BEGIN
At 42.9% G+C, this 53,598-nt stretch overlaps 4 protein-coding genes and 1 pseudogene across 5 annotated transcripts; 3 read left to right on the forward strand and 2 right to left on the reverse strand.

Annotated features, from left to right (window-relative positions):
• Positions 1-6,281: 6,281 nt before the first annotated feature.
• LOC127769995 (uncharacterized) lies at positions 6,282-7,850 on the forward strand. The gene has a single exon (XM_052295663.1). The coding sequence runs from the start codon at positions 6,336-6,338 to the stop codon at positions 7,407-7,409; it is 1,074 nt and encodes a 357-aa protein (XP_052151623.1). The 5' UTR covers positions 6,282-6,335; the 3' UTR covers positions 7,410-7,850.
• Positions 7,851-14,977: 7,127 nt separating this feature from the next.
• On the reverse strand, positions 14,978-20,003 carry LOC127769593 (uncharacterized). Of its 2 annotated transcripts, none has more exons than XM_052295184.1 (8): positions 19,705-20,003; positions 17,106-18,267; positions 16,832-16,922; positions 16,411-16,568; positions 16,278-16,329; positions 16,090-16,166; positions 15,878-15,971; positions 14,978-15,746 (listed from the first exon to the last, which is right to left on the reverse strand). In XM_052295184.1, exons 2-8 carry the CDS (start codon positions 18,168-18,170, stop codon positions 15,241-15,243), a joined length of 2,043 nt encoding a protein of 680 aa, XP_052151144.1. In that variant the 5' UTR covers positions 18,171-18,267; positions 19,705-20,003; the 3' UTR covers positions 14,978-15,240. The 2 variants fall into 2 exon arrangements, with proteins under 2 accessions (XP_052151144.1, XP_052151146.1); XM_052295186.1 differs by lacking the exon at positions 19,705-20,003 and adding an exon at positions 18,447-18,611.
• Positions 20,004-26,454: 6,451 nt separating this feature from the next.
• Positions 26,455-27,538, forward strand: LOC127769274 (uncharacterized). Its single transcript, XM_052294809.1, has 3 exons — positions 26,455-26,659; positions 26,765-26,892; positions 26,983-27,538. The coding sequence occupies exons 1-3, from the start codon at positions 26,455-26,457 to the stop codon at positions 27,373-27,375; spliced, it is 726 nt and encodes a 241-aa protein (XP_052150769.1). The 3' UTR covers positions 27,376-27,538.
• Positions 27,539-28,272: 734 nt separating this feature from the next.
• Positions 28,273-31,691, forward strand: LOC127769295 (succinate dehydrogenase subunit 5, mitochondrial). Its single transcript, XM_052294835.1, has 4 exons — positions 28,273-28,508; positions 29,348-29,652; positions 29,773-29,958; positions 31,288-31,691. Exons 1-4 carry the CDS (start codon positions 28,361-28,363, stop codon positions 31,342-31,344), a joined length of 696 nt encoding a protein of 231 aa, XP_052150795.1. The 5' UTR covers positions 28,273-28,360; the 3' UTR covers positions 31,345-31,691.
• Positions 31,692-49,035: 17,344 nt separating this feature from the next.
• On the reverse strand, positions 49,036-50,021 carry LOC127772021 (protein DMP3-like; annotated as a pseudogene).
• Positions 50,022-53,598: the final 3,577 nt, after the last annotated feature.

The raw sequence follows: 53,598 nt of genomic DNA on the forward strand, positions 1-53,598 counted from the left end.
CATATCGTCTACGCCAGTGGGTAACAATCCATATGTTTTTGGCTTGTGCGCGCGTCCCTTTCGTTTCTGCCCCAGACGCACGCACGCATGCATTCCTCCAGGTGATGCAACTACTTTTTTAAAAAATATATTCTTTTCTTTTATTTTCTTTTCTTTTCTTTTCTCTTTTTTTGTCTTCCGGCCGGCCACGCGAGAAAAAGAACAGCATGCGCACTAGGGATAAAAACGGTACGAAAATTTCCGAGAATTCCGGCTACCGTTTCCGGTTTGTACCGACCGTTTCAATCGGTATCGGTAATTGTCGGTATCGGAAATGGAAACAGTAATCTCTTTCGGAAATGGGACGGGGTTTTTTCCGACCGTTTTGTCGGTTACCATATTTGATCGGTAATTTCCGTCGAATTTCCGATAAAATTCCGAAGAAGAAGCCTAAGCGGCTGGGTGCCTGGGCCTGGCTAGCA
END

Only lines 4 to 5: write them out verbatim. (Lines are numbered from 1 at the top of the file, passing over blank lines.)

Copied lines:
• LOC127769995 (uncharacterized) lies at positions 6,282-7,850 on the forward strand. The gene has a single exon (XM_052295663.1). The coding sequence runs from the start codon at positions 6,336-6,338 to the stop codon at positions 7,407-7,409; it is 1,074 nt and encodes a 357-aa protein (XP_052151623.1). The 5' UTR covers positions 6,282-6,335; the 3' UTR covers positions 7,410-7,850.
• Positions 7,851-14,977: 7,127 nt separating this feature from the next.